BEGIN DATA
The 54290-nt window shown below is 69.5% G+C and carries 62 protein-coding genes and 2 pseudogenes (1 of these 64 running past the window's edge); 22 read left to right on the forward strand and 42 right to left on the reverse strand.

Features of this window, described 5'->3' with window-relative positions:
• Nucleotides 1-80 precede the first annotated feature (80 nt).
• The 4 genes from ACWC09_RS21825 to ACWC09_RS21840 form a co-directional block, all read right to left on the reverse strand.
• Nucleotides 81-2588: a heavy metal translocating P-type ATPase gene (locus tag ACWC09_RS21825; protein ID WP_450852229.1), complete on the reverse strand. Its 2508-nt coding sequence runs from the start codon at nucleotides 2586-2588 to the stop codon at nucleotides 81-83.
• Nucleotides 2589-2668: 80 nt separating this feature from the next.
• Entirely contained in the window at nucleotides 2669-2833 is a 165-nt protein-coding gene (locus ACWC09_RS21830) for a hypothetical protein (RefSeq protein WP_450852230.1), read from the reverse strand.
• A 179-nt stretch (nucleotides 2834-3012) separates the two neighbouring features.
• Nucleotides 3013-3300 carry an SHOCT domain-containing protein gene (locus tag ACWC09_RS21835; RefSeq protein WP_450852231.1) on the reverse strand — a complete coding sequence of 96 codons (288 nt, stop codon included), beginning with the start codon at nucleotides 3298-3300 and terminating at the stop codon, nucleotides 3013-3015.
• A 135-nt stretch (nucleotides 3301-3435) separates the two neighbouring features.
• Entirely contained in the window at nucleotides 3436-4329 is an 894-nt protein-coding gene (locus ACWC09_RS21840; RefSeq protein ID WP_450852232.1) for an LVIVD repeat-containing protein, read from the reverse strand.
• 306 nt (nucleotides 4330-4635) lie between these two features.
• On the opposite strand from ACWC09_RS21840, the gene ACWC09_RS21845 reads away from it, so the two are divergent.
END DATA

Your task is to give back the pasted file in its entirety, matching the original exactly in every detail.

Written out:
The 54290-nt window shown below is 69.5% G+C and carries 62 protein-coding genes and 2 pseudogenes (1 of these 64 running past the window's edge); 22 read left to right on the forward strand and 42 right to left on the reverse strand.

Features of this window, described 5'->3' with window-relative positions:
• Nucleotides 1-80 precede the first annotated feature (80 nt).
• The 4 genes from ACWC09_RS21825 to ACWC09_RS21840 form a co-directional block, all read right to left on the reverse strand.
• Nucleotides 81-2588: a heavy metal translocating P-type ATPase gene (locus tag ACWC09_RS21825; protein ID WP_450852229.1), complete on the reverse strand. Its 2508-nt coding sequence runs from the start codon at nucleotides 2586-2588 to the stop codon at nucleotides 81-83.
• Nucleotides 2589-2668: 80 nt separating this feature from the next.
• Entirely contained in the window at nucleotides 2669-2833 is a 165-nt protein-coding gene (locus ACWC09_RS21830) for a hypothetical protein (RefSeq protein WP_450852230.1), read from the reverse strand.
• A 179-nt stretch (nucleotides 2834-3012) separates the two neighbouring features.
• Nucleotides 3013-3300 carry an SHOCT domain-containing protein gene (locus tag ACWC09_RS21835; RefSeq protein WP_450852231.1) on the reverse strand — a complete coding sequence of 96 codons (288 nt, stop codon included), beginning with the start codon at nucleotides 3298-3300 and terminating at the stop codon, nucleotides 3013-3015.
• A 135-nt stretch (nucleotides 3301-3435) separates the two neighbouring features.
• Entirely contained in the window at nucleotides 3436-4329 is an 894-nt protein-coding gene (locus ACWC09_RS21840; RefSeq protein ID WP_450852232.1) for an LVIVD repeat-containing protein, read from the reverse strand.
• 306 nt (nucleotides 4330-4635) lie between these two features.
• On the opposite strand from ACWC09_RS21840, the gene ACWC09_RS21845 reads away from it, so the two are divergent.